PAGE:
For students, having a regular practice of reading along with listening can help train the eyes to follow along at a good speed, give practice at “filling in” by context, and also allow a little word shape reading that should not replace word decoding work, but be a little supplement to it. Later when single word decoding really improves, it will become easier to transition to become fluent readers.



Whatever the age, if it seems to be taking much longer to progress through a solid structured literacy program, then ideally, a professional should look into why this might be so. It might be that comprehensive testing and referral to other specialists might be necessary, but assessment with second-level screener like the one from Neurolearning may also be able to suggest problem clusters, like a broader language difficult, attentional issues, or visual or auditory difficulties that should be formally assessed by a relevant professional.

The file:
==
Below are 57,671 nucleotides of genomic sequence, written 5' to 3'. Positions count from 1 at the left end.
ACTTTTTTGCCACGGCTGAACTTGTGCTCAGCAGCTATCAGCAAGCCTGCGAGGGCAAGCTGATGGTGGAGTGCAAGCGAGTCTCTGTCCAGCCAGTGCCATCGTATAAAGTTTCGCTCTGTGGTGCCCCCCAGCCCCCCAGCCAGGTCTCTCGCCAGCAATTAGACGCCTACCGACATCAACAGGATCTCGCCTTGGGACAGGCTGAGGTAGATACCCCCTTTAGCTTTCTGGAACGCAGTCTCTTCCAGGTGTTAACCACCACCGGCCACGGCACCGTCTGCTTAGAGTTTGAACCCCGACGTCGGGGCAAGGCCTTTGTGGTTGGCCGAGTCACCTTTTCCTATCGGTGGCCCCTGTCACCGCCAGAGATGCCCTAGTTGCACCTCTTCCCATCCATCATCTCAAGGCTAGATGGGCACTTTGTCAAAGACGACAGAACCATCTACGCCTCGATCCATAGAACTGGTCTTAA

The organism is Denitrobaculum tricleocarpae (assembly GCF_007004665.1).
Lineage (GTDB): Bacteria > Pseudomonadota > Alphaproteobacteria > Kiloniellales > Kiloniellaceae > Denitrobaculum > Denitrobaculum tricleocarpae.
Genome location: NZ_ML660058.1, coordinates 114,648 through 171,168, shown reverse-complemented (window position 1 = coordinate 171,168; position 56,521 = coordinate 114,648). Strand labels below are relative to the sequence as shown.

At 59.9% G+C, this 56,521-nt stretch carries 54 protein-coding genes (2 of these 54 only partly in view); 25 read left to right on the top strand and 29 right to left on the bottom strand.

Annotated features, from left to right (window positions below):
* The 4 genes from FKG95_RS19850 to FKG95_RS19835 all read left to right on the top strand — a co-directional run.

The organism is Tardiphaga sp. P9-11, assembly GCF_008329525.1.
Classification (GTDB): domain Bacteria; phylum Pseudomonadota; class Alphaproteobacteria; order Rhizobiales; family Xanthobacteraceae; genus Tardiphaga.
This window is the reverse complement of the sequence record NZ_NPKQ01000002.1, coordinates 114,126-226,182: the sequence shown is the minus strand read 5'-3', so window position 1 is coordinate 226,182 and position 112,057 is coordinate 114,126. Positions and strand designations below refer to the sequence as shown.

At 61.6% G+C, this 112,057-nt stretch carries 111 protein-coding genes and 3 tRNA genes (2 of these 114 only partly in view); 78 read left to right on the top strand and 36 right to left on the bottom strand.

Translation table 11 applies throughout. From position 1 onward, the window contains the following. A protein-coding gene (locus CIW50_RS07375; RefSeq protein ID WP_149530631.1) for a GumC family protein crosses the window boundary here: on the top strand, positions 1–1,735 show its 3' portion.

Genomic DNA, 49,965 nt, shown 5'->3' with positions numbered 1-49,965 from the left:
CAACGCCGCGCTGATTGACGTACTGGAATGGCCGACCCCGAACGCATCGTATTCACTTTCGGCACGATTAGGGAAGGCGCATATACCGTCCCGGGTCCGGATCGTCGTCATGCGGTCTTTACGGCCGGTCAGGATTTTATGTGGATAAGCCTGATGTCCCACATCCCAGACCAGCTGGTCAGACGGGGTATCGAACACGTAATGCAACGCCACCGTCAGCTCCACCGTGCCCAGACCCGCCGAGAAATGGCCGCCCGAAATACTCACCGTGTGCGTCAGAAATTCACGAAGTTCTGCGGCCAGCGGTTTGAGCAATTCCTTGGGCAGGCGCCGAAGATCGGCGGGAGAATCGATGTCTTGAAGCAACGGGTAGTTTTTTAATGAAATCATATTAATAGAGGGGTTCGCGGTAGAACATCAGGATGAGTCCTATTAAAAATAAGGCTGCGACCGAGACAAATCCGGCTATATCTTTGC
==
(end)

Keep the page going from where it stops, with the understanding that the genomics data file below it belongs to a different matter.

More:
Sometimes a reader who is not responding to a particular curriculum may benefit from a switch – Some may need different types of practice or be confused or forget if scaffolding mnemonics or reinforcing practice are not sufficiently included.

Other people may need to grow into their working memories so that they can juggle more tasks at once – ultimately combine all those skills together in the act of fluent reading.